With Voting Rights Act Out, States Push Voter ID Laws

Voters line up at the Engine 26 Ladder 9 firehouse to vote in the Presidential elections in New Orleans, Tuesday, Nov. 6, 2012. (AP Photo/Gerald Herbert)

Voters line up at the Engine 26 Ladder 9 firehouse to vote in the Presidential elections in New Orleans, Tuesday, Nov. 6, 2012. (AP Photo/Gerald Herbert) (AP Photo/Gerald Herbert)

June 26, 2013

Within 24 hours of the Supreme Court’s decision to strike down the law requiring nine states to submit voting law changes to the federal government for pre-clearance, five* are already moving ahead with voter ID laws, some of which had already been rejected as discriminatory under the Voting Rights Act.

The spate of new and potentially discriminatory laws is exactly why proponents of the Voting Rights Act argued that Section 4, the pre-clearance requirement, should remain in place.

Before 1965, when the law was first passed, state and local governments came up with ever-inventive ways to keep blacks from voting, forcing the federal government to launch countless legal battles. When Texas was prohibited from holding all-white primaries in 1927, for example, it passed a new law to allow the party leadership to decide who could vote. They chose an all-white primary.

“Early attempts to cope with this vile infection resembled battling the Hydra,” said Justice Ruth Bader Ginsburg, in her fierce dissent of the Supreme Court’s ruling.

“Whenever one form of voting discrimination was identified and prohibited, others sprang up in its place. This Court repeatedly encountered the remarkable ‘variety and persistence’ of laws disenfranchising minority citizens,” she continued.

Since last year, 41 states have introduced some form of restrictive voting legislation, and of those 18 passed laws. Among the most popular are those that require voters to show a photo ID in order to vote, which proponents say helps to counter fraud — a phenomenon that almost never happens (pdf), analysts say.

In its ruling, the Supreme Court argued that the federal government can always challenge any discriminatory laws in court.

Those cases may begin sooner than anticipated as states cast off the VRA requirements. In one of the strongest statements welcoming the decision, Arizona Attorney General Tom Horne said the law requiring federal approval of voting changes “humiliates Arizona by making it say ‘Mother may I’ to the federal government every time it wants to change some remarkably minor laws.” (The state’s own law requiring voters to submit proof of citizenship was struck down 7-2 by the Supreme Court last week.)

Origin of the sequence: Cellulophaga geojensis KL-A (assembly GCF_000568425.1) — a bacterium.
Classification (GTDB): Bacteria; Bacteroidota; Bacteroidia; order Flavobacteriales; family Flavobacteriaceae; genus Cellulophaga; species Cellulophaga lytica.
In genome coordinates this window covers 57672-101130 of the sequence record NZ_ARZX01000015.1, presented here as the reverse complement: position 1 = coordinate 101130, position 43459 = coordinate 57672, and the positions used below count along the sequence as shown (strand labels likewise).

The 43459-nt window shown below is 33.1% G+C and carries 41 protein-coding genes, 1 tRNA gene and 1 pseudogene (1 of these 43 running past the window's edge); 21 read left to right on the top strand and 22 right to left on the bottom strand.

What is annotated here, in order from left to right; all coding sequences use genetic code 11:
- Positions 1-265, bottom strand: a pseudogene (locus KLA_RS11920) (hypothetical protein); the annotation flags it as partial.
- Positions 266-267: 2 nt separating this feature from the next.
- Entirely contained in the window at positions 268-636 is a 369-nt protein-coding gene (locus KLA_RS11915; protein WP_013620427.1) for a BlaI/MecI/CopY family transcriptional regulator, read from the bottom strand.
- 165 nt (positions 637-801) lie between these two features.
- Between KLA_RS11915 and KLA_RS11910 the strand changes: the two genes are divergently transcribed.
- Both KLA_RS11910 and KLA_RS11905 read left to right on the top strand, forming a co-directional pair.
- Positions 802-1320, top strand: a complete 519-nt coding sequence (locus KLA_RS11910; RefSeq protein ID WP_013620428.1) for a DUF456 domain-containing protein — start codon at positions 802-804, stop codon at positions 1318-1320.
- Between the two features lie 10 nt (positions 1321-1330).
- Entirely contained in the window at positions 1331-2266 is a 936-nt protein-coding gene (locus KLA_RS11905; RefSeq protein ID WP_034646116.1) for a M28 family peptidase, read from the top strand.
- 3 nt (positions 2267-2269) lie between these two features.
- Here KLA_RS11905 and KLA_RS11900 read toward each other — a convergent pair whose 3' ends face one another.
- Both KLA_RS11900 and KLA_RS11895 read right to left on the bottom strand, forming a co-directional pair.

Here’s a rundown of the states that are already moving ahead with legislation:

It only took a few hours for TEXAS to move forward on its voter ID law, considered the strictest in the nation. The law requires Texans to prove their citizenship and their residency in the state. To qualify, you’d need to present forms of ID that are expensive and difficult to obtain for some low-income Americans. It requires a passport — the cheapest of which is $55 — or a copy of your birth certificate, which not all Americans, particularly older ones, have.

A court blocked the law in 2012 because it discriminated against Latino and black voters.

On Tuesday afternoon, Attorney General Greg Abbott announced in a statement that the law would take effect “immediately.”

Abbott also is planning to put in place redistricting maps legislators drew up in 2011 that “show[ed] a deliberate, race-conscious method to manipulate not simply the Democratic vote but, more specifically, the Hispanic vote,” according to a court ruling that blocked the maps.

The Justice Department blocked a similar voter ID law passed by SOUTH CAROLINA in 2011, and a federal court prevented its implementation in 2012. The courts said South Carolina would need an exemption for those who can’t obtain an ID card to comply with the Voting Rights Act.

State Attorney General Alan Wilson, calling the VRA an “extraordinary intrusion” on its sovereignty, said South Carolina can now move forward with “reasonable election reforms” including its voter ID law.

ALABAMA passed a voter ID law in 2011, and never sought preclearance from the Justice Department to determine whether it might be discriminatory. It plans to implement it in 2014.

In VIRGINIA, a voter ID bill was signed into law in March this year, and set to take effect in 2014. Since it doesn’t need preclearance now, it’s likely to take effect as planned.

MISSISSIPPI also seems poised to move ahead with a voter ID law it passed in 2012, which had been awaiting preclearance from the federal government. The law could require voters to start showing a photo ID by next year.

The state, long known for some of the more egregious civil-rights abuses, had signed on to an amicus brief in support of the Voting Rights Act filed with the Supreme Court. Mississippi joined with North Carolina, New York and California to argue that the law improved transparency and blocked discriminatory practices before they began. (Read the full brief here (pdf).)

“It serves a powerful deterrent function that case-by-case litigation would not provide,” Mississippi and the others argued at the time.

*This story originally said that six states that had been under pre-clearance were moving ahead with voter ID laws, including Arkansas. Arkansas wasn’t covered under Section 5. It did, however, pass a new voter ID law on Monday.  

Sarah Childress

Sarah Childress, Series Senior Editor, FRONTLINE



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